Markets Disembarking from QE2
The Federal Open Market Committee (FOMC) made a big splash this week when Chairman Ben Bernanke held the first live press conference in the central bank’s 98-year history. Prior to the historic presser, the Fed announced it intended to wrap up its second “quantitative easing” program (QE2) by June 30.
If you are among those who normally associate the term “QE2” with a famous ocean liner, what follows is a quick primer on quantitative easing.
The FOMC has several tools at its disposal to manage interest rates, inflation, and the nation’s financial system. Normally, adjustments to the Federal Funds Rate are sufficient to steer interest rates and the economy in the Fed’s preferred direction. However, with the global economy on the brink of a depression in late 2008, the Fed took extraordinary steps to engineer what is known as “quantitative easing.” These measures were taken to reduce interest rates, increase liquidityThe ease with which an asset can be bought or sold. Assets for which there are many buyers and sellers at any given time are highly liquid (for example, a stock which trades on a public exchange). Assets which trade rarely are illiquid (for example, a Picasso painting or a high-end home)., stimulate the global economy and (some argue) artificially prop up the stockA financial instrument giving the holder a proportion of the ownership and earnings of a company. market.
From December 2008 to March 2010, the Fed bought $1.7 trillion of U.S. Treasury bondsA financial instrument representing an IOU from the borrower to the lender. Bond issuers promise to pay bond holders a given amount of interest for a pre-determined amount of time until the loan is repaid in full (otherwise known as the maturity date). Bonds can have a fixed or floating interest rate. Fixed-rate bonds pay out a pre-determined amount of interest each year, while floating-rate bonds can pay higher or lower interest each year depending on prevailing market interest rates. and mortgage-backed securities (QE1). This helped breathe life into the economy by lowering yieldsYield is a measure of the income on an investment in relation to the price. There are several ways to measure yield. The current yield of a security is the income over the past year (either dividends or coupon payments) divided by the current price. on fixed income securities, reducing interest rates for consumer loans and mortgages and encouraging investors to seek higher returns in the equityThe amount of money that would be returned to shareholders if a company’s assets were sold off and all its debt repaid. markets.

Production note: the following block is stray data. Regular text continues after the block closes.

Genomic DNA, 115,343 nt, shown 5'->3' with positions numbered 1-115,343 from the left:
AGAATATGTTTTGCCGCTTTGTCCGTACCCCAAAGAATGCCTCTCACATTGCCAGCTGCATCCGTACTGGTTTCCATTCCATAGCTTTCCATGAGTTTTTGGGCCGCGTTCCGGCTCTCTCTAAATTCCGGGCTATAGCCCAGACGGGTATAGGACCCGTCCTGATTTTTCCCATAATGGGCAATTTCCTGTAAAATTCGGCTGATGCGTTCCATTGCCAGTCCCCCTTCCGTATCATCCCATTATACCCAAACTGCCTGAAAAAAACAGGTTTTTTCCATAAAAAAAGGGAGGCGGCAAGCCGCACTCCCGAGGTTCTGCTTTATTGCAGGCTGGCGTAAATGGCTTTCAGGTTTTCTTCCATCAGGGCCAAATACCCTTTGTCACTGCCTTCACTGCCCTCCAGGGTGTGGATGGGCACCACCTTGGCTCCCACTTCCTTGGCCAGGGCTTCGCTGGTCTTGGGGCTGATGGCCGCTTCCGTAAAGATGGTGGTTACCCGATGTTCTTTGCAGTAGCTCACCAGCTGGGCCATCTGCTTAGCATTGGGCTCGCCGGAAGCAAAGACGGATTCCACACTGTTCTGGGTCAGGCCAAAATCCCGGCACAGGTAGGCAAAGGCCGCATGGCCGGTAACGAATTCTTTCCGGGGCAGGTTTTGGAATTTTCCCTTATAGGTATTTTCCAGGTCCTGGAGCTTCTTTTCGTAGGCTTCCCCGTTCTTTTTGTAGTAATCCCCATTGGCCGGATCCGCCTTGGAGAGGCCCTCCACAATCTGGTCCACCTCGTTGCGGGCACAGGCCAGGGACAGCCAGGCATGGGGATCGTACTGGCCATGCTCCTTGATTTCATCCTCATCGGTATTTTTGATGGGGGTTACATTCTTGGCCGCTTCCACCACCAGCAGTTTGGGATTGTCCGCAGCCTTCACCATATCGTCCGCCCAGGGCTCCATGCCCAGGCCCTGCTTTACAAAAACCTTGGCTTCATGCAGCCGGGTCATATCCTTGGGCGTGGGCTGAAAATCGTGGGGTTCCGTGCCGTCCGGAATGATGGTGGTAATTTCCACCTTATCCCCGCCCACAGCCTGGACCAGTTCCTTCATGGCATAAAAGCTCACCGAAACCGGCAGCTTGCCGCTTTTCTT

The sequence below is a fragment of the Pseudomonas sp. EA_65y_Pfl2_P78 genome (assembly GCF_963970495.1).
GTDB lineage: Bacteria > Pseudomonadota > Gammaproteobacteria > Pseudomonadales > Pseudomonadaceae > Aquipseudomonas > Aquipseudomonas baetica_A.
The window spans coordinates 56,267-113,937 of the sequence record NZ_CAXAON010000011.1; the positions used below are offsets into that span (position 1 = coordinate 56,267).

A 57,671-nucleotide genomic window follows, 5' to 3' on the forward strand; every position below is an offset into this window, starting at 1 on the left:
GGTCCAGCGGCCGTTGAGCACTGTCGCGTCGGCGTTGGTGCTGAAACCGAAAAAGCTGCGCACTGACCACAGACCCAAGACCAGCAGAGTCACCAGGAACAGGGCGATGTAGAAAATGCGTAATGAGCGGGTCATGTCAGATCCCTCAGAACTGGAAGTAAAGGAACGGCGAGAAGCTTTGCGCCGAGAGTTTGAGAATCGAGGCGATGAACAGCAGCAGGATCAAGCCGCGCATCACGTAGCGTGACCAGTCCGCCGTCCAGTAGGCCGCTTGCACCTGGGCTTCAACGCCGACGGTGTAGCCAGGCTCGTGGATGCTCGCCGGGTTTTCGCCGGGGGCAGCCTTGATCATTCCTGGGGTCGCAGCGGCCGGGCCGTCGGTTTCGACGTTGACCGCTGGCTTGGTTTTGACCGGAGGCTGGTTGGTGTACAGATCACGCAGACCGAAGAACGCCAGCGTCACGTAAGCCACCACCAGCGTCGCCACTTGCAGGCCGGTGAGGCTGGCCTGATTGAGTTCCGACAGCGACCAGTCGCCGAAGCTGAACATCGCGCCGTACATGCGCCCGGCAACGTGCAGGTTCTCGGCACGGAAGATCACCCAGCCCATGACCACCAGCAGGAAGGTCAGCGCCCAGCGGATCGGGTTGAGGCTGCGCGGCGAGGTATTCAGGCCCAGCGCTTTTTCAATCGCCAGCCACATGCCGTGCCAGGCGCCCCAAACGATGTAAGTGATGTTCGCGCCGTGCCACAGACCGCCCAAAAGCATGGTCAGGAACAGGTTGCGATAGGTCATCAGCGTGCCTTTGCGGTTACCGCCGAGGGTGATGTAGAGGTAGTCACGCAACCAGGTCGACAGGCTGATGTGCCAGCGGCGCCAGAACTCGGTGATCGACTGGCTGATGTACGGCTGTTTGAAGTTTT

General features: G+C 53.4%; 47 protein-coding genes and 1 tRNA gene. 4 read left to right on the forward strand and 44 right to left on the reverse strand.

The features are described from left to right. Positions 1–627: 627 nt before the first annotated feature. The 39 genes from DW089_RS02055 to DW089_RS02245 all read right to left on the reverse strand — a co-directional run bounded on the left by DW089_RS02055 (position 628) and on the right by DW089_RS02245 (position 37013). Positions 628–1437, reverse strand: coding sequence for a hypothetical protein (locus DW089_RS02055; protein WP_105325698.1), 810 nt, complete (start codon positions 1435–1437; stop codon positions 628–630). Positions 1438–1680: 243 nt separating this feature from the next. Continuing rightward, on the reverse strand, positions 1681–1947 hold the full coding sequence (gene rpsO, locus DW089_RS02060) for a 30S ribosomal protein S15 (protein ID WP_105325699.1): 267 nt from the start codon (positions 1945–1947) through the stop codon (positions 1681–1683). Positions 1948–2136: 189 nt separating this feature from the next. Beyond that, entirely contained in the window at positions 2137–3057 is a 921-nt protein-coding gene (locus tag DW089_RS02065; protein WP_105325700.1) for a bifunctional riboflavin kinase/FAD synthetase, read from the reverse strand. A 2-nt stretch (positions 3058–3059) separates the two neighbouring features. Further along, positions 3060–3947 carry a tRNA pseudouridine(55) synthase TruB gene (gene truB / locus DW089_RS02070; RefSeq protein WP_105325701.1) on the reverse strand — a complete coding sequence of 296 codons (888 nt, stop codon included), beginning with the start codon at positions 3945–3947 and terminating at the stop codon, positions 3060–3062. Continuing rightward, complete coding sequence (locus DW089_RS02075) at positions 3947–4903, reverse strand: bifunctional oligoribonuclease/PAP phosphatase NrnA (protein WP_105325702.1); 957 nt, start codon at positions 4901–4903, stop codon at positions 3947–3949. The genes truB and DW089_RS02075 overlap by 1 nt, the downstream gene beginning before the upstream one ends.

When high unemployment rates and sluggish economic growth persisted, the Fed set sail on a second round of quantitative easing (QE2). Between August 2010 and June 2011, the Fed will have purchased an additional $600 billion of U.S. Treasury bonds.
While QE2 will end in June, the Fed will continue to reinvest about $17 billion a month in proceeds from its portfolio of mortgage-backed securities to buy Treasury debt. The Fed also announced it plans to keep short-term interest rates at ultra-low levels–where they’ve been since late 2008–for an “extended period.”
Gauging QE2’s Success
With QE2 coming to a close, some are questioning whether the program was successful. If the overall goal was to prop up market confidence and support economic growth, the results were mixed to positive. The stock market has clearly made a remarkable recovery, and QE1 and QE2 provided ample liquidity to the markets. Money flowed into riskier assets, drawing investors away from more conservative fare such as Treasury bonds. As a result, U.S. Treasury bonds and the U.S. dollar both declined.
Now that the Federal Reserve has announced it will not commit to an extension of its quantitative easing program, what happens next? Some believe the removal of the Fed’s fiscal stimulus, combined with efforts to reduce government spending drastically, will weaken the U.S. economy and the stock market. Others contend the Fed’s extra stimulus will trigger runaway inflation and a sharp rise in interest rates.
The table below suggests the end of QE2 could lead to a market rotation similar to what we experienced last summer, when stocksA financial instrument giving the holder a proportion of the ownership and earnings of a company. fell and bonds and the U.S. dollar rallied.
Source: Adviser Investments Note: “GSCI” stands for “Goldman Sachs Commodity Index.”
Investors who are tempted to dramatically increase their exposure to riskThe probability that an investment will decline in value in the short term, along with the magnitude of that decline. Stocks are often considered riskier than bonds because they have a higher probability of losing money, and they tend to lose more than bonds when they do decline. assets, especially commodities, may want to reconsider before moving too quickly. Although stocks and commodities benefitted greatly from increased liquidity during QE1 and QE2, both lost ground during the interim period last summer, while Treasury bonds and the U.S. dollar both gained.
What’s the best course for investors? As always, we prefer a balanced approach for our clients. While liquidity is only one factor determining market direction, other key factors include earnings, valuations, interest rates and sentiment. Therefore, we think that maintaining a balanced and diversified portfolio managed by some of the best mutual fund managers in the business is the best approach over the long haul.
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